Home improvement is the repairing, altering, renovating, restoring, or modernizing of any part or all of a residential building. This includes adding on, moving or removing walls, modifying the roof or floorplan, or constructing an addition or other permanent structure attached to the building. It also includes replacing the siding, doors and windows; installing insulation or other energy-saving devices; and landscaping.
Many homeowners take on home improvements to make their homes more enjoyable and functional. However, not all home improvements are a good investment. It’s important to consider the return on investment (ROI) before you start a new project. This ROI is determined by research on similar homes in your area and the average sale price for those types of houses.
This is especially true for big-ticket projects such as kitchen and bathroom remodels, which typically don’t provide a high ROI. For example, the typical homeowner only recoups 60% of the cost of a kitchen remodel in added home value, according to one report.
However, it is still possible to improve your home without spending a fortune. For instance, simple DIY projects such as painting and refinishing wood furniture can significantly increase the look of your living space. You can also save on big-ticket items by shopping at discount home improvement stores, such as Lowe’s and Home Depot.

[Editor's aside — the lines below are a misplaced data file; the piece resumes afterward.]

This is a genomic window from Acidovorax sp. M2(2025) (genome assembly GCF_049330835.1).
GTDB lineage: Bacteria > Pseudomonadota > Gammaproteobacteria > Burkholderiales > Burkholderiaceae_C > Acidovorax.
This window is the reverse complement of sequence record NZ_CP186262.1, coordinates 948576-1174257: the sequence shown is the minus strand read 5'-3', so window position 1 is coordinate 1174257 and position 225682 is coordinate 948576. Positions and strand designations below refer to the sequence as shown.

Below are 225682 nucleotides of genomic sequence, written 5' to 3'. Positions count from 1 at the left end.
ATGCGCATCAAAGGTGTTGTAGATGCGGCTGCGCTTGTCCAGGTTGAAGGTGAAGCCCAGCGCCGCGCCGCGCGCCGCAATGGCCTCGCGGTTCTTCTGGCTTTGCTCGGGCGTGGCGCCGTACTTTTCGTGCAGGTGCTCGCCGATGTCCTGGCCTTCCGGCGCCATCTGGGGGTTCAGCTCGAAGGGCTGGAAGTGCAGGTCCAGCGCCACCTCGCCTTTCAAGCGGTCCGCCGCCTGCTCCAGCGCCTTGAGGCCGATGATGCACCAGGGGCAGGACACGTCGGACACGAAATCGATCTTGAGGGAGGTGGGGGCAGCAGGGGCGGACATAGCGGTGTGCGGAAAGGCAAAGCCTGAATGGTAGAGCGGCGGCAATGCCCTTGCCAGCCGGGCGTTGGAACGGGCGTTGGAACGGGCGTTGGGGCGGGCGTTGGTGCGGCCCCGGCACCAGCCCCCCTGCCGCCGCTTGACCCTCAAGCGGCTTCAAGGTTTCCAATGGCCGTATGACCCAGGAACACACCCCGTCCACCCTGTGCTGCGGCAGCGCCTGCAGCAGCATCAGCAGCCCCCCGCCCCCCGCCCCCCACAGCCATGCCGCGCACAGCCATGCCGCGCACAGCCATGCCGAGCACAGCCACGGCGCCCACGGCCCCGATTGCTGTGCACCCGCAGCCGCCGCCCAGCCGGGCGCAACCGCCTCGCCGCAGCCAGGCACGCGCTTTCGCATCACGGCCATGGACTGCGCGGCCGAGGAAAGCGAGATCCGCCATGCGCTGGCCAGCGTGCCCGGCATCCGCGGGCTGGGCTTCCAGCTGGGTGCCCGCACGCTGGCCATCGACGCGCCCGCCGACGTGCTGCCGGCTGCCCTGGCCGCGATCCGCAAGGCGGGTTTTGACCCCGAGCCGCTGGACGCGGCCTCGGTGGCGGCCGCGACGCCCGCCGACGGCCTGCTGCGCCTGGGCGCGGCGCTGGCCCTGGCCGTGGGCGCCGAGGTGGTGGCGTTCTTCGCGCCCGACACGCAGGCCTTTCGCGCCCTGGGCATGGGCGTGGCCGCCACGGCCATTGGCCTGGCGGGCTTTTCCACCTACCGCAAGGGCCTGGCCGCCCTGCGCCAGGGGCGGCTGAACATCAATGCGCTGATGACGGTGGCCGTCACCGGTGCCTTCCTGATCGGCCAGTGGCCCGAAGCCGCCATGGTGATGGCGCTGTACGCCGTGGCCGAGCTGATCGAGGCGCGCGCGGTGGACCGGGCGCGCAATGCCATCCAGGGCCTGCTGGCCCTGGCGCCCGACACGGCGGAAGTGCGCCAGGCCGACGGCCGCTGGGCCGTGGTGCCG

The best way to keep your home improvement costs in check is to plan ahead and create a budget for each project. It’s also a good idea to talk to a realtor in your area before starting a major renovation project to find out which upgrades will add the most value to your home.
In addition to budgeting for the entire project, you should also set aside money for unexpected expenses or changes in your plans. The most common home improvement expense is labor, which can quickly add up. It’s important to shop around for contractors before hiring someone, and always get a written estimate of the work to be performed. A good rule of thumb is to add 10%-20% to the project estimate to cover potential cost overages.
Finally, be sure to choose the right financing for your home improvement project. A mortgage or home equity loan may be the most appropriate option, depending on your credit score and current financial situation. You should also compare interest rates and terms before choosing a lender. It’s also a good idea not to borrow more than you can afford to repay in a reasonable period of time. This will prevent you from accumulating debt and making it difficult to pay off your home improvements.